How Can a Personality Test Be Wrong?
A personality test can give you the equivalent of a false positive. How do you know that the personality test is reliable? You don’t. The same person can score differently on different days. At no point in time should a company view a personality test as something that tells them what about somebody’s real personality.
The challenge you are dealing with is reliability vs. validity. A reliable result on a personality test is one where a person takes a test multiple times with similar or the same results. Validity means: How good is your test?
Say your test continually indicates a person is high in openness. Is the result accurate? If your test highlights a strong trait, you still have to decide if you agree with the result.
The OCEAN quiz personality indicator has a good track record, trusted all over the world. Remember that OCEAN isn’t one test but a system for creating tests. The odds that nobody wrote a bad OCEAN test are extremely low.
Job performance matters the most. You are unlikely to administer any personality test and come out knowing how well a person can do a job. You can get a feel for some strengths and weaknesses. You have to draw the line somewhere and be aware of what you can’t know until you have more evidence.
Bear in mind that a personality test is a tool in a tool kit for making good hiring decisions. You will have to use multiple tools.
Let’s take a look at some common questiosn regarding OCEANs personality test:
Can I get a free OCEAN personality test?
Yes, you can get free tests all over the internet. Stick to reliable sources for a trustworthy result. As we have already seen, the system provides a great template, but fallible people need to create the tests. The quality can’t remain consistent.
How long does an OCEAN Big 5 test take to complete?
Test times can vary, but they usually take about ten minutes to complete. If the answers are open-ended, finishing the test could take longer.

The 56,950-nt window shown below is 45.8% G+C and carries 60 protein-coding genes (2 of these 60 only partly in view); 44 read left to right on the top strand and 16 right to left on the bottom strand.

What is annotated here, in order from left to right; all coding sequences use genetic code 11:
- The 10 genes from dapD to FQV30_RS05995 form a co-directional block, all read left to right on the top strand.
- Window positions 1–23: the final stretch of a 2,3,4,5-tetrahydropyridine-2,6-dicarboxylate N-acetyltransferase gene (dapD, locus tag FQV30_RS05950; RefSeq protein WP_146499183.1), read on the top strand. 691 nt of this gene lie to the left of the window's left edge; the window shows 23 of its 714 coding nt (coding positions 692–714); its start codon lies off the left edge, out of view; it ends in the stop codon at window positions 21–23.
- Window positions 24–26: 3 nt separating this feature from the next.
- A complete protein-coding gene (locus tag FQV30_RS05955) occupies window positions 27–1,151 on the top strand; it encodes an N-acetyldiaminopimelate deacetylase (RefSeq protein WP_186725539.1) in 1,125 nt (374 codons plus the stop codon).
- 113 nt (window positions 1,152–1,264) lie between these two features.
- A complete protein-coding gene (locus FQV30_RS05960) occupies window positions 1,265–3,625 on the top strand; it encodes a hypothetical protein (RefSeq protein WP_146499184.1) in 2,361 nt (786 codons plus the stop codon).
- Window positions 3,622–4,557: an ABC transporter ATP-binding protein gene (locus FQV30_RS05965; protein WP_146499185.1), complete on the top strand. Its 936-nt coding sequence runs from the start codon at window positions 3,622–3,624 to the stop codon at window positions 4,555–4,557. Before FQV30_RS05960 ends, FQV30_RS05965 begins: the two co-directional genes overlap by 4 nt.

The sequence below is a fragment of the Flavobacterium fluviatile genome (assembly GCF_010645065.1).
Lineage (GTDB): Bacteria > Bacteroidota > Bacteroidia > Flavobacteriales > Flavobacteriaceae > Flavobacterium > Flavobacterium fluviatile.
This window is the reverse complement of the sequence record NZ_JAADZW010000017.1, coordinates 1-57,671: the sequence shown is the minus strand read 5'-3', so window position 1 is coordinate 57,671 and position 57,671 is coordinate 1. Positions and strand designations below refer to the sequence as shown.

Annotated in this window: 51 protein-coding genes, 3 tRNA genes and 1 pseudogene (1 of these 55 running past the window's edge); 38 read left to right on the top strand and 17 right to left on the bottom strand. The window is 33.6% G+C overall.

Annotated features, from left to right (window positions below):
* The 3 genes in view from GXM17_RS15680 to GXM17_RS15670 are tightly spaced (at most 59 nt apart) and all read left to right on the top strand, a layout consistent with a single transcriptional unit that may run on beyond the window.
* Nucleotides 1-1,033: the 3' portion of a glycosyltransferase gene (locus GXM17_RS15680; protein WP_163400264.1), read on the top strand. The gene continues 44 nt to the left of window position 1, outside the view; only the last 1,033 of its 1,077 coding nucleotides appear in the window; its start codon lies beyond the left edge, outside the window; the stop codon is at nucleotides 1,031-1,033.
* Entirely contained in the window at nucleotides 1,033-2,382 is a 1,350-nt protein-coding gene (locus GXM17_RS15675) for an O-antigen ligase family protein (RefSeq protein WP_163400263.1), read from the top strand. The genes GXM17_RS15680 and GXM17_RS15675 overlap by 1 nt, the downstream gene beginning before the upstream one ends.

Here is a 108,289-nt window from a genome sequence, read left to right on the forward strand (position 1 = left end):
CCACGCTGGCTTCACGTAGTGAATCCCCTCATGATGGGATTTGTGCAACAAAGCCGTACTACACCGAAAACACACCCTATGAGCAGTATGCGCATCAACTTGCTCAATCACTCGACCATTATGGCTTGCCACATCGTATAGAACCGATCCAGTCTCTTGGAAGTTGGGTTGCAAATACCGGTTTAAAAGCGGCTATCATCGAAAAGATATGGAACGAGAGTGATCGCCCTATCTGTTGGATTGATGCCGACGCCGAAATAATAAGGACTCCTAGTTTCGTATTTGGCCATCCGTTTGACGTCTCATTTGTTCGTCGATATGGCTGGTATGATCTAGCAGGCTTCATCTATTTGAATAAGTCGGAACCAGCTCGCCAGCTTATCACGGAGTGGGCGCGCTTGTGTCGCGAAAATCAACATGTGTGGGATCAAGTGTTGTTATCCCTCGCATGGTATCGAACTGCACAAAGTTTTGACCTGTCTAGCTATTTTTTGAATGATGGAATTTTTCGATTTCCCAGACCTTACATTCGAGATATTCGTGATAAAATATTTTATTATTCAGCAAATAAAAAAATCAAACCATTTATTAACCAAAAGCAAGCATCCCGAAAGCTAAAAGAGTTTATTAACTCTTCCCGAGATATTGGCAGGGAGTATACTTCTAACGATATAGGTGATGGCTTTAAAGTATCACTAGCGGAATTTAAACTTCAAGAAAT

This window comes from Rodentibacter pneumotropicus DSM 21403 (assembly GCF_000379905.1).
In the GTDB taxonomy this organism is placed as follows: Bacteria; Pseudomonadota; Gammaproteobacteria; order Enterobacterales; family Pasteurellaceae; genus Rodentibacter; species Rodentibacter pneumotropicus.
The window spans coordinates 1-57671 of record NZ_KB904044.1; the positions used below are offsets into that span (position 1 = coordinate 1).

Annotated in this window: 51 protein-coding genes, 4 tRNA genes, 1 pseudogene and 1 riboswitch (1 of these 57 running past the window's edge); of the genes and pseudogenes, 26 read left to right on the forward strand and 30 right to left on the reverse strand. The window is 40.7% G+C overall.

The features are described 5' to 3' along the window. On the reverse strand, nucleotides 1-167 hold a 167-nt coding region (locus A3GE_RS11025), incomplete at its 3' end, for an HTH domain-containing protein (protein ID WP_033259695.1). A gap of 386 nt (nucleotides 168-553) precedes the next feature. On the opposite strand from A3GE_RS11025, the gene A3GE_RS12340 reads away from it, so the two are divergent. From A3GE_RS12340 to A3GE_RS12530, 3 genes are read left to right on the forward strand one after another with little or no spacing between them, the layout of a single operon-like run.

What is the scoring system on an OCEAN test?
The scoring system can work multiple ways, but the premise remains essentially the same regardless. The simplest example to use is the numeric 1 to 5 system where strongly disagree and agree to sit on the extreme ends.
To use simple math, say there are fifty questions, ten each for the five OCEAN traits. Say a well-mannered person has a lot of “Agree” and “Strongly Agree” in Agreeableness in 7 out of the 10 questions about Agreeableness (simplified example, by the way).
This person will test high in Agreeableness which is a standalone part of the result. There will be four more results for the other traits. The traits typically remain separate so that a person is high-something, low-something, moderately-something, etc.
The final tally of lows, mediums, and highs paints a picture of a person’s personality with descriptions to match.
How do companies use the OCEAN test when hiring?
If a company follows best practices when implementing any personality test when hiring, the test does not serve as a screening device. While a company can rule out a candidate due to personality concerns, the test shouldn’t be the tool to suit that purpose.
Used correctly, an OCEAN test is like a color on a painter’s palette. Many colors will end up in the final painting. The color for personality helps complete the picture. Companies should use the test to understand an applicant better while searching for somebody who will do a good job at work.
The OCEAN Big Five test serves as a springboard for finding good employees who will work well and feel content with their job. As long as the applications and understanding of the test results get handled correctly, the personality test is an invaluable tool.
Many companies all over the world currently rely on the OCEAN system. In the future, the OCEAN system will probably gain popularity as long as people use the results responsibly.